The Port of Beira lies on the northern shores of the Mozambique Channel off the Indian Ocean at the mouth of the Pungoe River in Sofala Province. Centrally located on Mozambique’s eastern shores, the Port of Beira is an important trade and transportation center for Central African products and coastal goods. Railways from Zimbabwe, Congo, Zambia, and Malawi end in the Port of Beira, and it serves as the main port for those inland nations.
The second biggest city in Mozambique, the Port of Beira exports products like tobacco, foods, ores, cotton, and skins and hides. It imports fertilizers, wheat, fuels, textiles, heavy equipment, and beverages. The fishing harbor, built in the early 1980s, contains processing plants, canneries, and chilled storage. In 1997, over 412 thousand people lived in the Port of Beira, and it was home to 546 thousand by 2006.
The Port of Beira was created by the Portuguese in 1890 on the site of a former Muslim settlement. Paive de Andrade, a Portuguese explorer, identified the site as a possible port, and the Portuguese moved quickly to gain an advantage over the British in dominating East Africa (who were settling Rhodesia).
De Andrade’s report led to a survey of the river and, in 1887, the construction of a Portuguese military post that was the base for the future settlement. Portuguese families settled the new town, and they built a railway to Rhodesia which further stimulated growth of both the settlement and the port.
By 1889, the channel entrance was marked by buoys. In 1895, construction began on port facilities, including a wooden pier that served the coming railroad. The railway arrived in 1898, quickly becoming a gateway for Rhodesia and Nyasaland (now Zimbabwe, Zambia, and Malawi).
Called Chiveve at first, it was renamed for the 1907 visit of Portuguese prince Dom Luis Filipe, Prince of Beira, who was the first royal to visit the country. In that year, the Portuguese recognized the Port of Beira as a city.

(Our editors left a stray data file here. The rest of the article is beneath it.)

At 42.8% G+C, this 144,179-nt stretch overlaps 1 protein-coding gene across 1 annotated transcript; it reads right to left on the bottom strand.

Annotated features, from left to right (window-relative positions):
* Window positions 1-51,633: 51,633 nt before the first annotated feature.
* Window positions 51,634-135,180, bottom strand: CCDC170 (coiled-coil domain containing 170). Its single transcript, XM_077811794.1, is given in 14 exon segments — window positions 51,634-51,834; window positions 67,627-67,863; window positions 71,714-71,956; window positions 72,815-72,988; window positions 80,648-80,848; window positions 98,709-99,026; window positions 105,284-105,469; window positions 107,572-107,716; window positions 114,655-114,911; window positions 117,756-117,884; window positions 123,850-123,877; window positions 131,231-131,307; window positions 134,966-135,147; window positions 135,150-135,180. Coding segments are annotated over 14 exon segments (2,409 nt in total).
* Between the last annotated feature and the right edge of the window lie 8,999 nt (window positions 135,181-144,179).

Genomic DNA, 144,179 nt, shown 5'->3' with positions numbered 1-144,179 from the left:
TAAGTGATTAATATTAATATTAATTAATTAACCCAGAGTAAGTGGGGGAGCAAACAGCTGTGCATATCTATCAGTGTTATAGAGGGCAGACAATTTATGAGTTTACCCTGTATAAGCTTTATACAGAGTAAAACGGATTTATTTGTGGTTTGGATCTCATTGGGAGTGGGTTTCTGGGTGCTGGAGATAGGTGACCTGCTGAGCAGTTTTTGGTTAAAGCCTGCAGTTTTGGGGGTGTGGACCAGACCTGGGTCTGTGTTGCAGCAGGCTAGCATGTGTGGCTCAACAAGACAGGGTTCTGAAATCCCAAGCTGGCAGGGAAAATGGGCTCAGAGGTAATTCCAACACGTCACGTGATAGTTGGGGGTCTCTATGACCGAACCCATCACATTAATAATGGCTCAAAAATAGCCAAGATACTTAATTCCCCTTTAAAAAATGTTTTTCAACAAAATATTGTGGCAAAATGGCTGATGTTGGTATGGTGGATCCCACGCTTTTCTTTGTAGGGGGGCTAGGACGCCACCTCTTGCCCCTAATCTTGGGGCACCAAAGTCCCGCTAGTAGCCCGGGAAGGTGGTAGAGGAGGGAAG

Administered by the Portuguese Companhia do Macambique from 1891, the Portuguese government took over the city in 1942. Construction of the deep-water berths and better anchorage began in the 1920s under the control of the Companhia do Porto de Beira. As a Portuguese city, the Port of Beira was well-known for its outstanding port. It was a major East African facility that was a leader in trade, fishing, and tourism. A thriving cosmopolitan port with a diverse ethnic mix of indigenous Africans, Portuguese, Indians, and Chinese), it gained a large English-speaking subpopulation when white Rhodesians began to favor it for holiday vacations.
In 1949, the Macambique Ports & Railways Company (CFM), a public company, took administrative control of the Port of Beira. In 1998, CFM entered into a joint partnership with Rotterdam-based Cornelder Holdings for management of the Port of Beira container and general cargo terminals. The new company, Cornelder de Mocambique (CdM) is today an important partner in the region’s economic development. They have further entered a joint venture with GMS Freight out of Zimbabwe to develop an inland container terminal and dry port facilities. In the 1960s, the Port of Beira was linked with Zimbabwe by pipeline.
By the beginning of the 1970s, almost 114 thousand people lived in the Port of Beira. After independence in 1975, many ethnic Portuguese left the Port of Beira. From 1977 until the early 1990s, the country was torn by a civil war that led to almost complete chaos. Plagued by famine, poverty, and disease, the country collapsed. The Port of Beira’s famous Grande Hotel was taken over by about a thousand homeless people, and by the time the war ended, it was in ruins.
The Mozambique flood of 2000 devastated the Port of Beira region, and millions were left homeless. The local economy was in a shambles. While the Port of Beira has great potential as a tourist destination, it is hard put to invest in the industry.